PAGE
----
Days and days and days and days have passed – years really – and yet people still look at him strangely when he defends the old lady and her dogs. He won’t let anyone laugh at her. He helps her now; he always will. But even the cops who keep searching his place raise their eyebrows.
Dino’s bone is high in the air, twirling, but it doesn’t fly into the lake. The rottweiler catches it, brings it back to him covered in drool and dirt, and he rolls with her as he tries to drag it from her smeary teeth, sharp as yellowed knives. He knows the dog won’t harm him; he knows he’s safe, despite the huge paws and her sinewy smell of danger. It’s bizarre but only when he plays with her or the other rotties does he feel unhampered by threat. They alone understand him. They alone empathise.
The wind is wild today, temperamental despite the genial spring sky, making Dino and the other hounds jumpier, moody; they never like sporadic squalls.
– You coming, Cal?
His brother calls from their backyard, just next door. It’s late in the afternoon, the Cup will start soon so the bank will be empty. He knows it’s time to go. But he won’t leave without checking that all is well here. He quickly does what he’s been doing since he was just a boy: feeding the dogs, filling their water, tidying the kennels in the large cage, and of course calling a goodbye to Mrs Flint. Ensuring that she’s okay, as she once did for him.
But she doesn’t answer. Eventually he finds her roaming around their co-owned back area at the lake’s edge, where they keep their chicken pen and boats and the decimated skeletons of a dozen ageing cars. Under the jacaranda she stands, tottering, her ancient dress as blue-violet as the blossoms falling.
– Are you okay? he asks.
– I’m looking for Freddy.
Calum sighs. This has been happening now for a few months. Your hubbie’s gone, Mrs F, he says softly. For a moment she looks alarmed, lost; he quickly places his arm around her shoulder until her eyes unfog.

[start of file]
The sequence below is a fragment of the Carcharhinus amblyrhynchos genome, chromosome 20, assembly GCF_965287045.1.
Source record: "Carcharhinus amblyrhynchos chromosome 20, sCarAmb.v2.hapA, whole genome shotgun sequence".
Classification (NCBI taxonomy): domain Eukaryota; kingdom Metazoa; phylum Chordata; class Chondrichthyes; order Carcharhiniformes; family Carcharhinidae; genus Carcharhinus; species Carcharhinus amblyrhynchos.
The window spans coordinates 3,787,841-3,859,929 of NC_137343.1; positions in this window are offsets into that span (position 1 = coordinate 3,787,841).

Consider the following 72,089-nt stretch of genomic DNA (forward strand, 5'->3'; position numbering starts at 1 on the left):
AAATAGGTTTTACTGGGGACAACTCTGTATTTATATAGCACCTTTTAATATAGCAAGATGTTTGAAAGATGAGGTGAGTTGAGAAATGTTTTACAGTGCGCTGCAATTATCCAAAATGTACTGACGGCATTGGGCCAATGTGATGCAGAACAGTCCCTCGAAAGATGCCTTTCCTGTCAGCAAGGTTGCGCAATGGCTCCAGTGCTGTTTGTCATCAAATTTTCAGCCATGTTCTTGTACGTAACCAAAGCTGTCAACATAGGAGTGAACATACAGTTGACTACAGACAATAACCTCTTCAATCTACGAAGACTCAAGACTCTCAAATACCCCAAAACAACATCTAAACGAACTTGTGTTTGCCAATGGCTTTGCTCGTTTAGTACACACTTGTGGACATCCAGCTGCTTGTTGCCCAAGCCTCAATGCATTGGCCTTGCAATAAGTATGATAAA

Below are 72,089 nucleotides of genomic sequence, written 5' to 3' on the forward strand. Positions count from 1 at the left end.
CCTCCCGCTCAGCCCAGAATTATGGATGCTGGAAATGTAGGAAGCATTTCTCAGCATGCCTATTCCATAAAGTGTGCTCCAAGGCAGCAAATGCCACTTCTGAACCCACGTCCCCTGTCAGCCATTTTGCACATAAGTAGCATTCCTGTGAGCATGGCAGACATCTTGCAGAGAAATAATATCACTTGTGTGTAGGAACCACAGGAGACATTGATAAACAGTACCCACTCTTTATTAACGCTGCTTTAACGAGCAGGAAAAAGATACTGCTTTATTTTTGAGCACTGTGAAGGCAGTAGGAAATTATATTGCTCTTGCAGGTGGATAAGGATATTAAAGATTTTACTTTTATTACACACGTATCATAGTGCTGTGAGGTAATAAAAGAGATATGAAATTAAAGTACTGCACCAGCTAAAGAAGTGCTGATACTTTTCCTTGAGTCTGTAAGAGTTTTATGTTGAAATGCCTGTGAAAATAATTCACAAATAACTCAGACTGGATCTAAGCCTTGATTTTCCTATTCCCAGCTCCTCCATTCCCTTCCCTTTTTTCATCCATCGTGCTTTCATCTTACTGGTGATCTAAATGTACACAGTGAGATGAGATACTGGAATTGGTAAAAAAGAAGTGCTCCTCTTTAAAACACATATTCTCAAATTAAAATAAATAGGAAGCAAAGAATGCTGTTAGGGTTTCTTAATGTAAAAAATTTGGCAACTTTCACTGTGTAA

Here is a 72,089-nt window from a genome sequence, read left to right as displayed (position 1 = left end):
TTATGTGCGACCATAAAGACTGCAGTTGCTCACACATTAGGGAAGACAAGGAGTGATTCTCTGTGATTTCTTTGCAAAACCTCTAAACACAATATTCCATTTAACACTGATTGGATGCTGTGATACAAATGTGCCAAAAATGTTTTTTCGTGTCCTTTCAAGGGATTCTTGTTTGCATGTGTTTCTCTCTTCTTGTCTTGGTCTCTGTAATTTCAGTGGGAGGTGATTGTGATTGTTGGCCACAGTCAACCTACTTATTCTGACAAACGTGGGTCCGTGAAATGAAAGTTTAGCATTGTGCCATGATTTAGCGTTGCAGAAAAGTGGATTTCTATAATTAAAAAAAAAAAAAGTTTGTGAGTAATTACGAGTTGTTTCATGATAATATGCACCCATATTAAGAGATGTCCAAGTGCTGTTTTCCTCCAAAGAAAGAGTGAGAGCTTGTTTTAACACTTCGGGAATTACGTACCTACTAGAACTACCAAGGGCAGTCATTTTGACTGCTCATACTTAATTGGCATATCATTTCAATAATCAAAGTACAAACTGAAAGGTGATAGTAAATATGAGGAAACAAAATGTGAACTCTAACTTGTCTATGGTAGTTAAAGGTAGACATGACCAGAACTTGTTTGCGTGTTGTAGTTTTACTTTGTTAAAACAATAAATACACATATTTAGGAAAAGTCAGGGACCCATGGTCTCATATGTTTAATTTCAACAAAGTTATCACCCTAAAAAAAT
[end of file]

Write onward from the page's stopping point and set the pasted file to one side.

– Calum, she says, and starts to cry.
– It’s okay, come inside. He seats her in the kitchen, makes her a cup of builder’s tea, the kind she likes. She’s smiling now, thanking him and chattering on, normal again.
– Now listen, he says when she stops to take a breath, the dogs are a bit wild today. The wind, you know. Prob’ly best to leave them be. Don’t go in the cage. All right?
She nods, and smiles, and sips her tea.
– Don’t know where I’d be without you, Cal, she says.
His brother Axel has hidden the shotguns in an old blanket in the back of the van, but Calum, as is his habit, can’t stop fondling his pistol under his jacket. The masks are ready – savage and frightening monsters destined to scare even the bravest bank teller. But Calum’s mind won’t stay on the job; he should have locked the door to the dogs’ cage. Mrs Flint seemed further adrift than usual, and he doesn’t want her letting them escape.
Jacko speeds the van through a set of red lights.
– Slow down.
– We’re gonna be late, says Jacko. Cause of you and that potty old lady and those bloody dogs.
Calum pulls out his pistol and whacks Jacko on the shoulder, not too hard as he’s driving, then hides the gun again. For a moment the van veers, then Jacko steadies it, glaring at Calum and cursing colourfully under his breath.
It’s galling that his brothers still don’t comprehend. He’s been helping Mrs F with the dogs since he was six years old, since saving her drowning puppy in the lake. Her house next door was so different to his: neither Mrs F nor her husband ever belted or abused him; they were always full of thanks, and praise, feeding him biscuits and home-cooked lamingtons and wiping salve on the florid burns from his father’s whip. He’d read a word once – gracious – that best described her. And over the years, especially after Mr Flint’s death, she’s been quietly declining, like a fading shadow, and he has been there for her. No one else has. Sure, her sister comes occasionally to probe, but Nora Flint hates Calum’s family so much – all Mrs F’s neighbours in fact – that she rarely visits. (He enjoyed puncturing her car tyres one night, just to teach her a lesson.) So he now attends Mrs Flint like he does the dogs: checking the food, water, the house’s cleanliness. Her unassuming words still pacify him, lull him; sometimes he believes he’s a canine, needing nothing more than to be patted by her benevolence and love.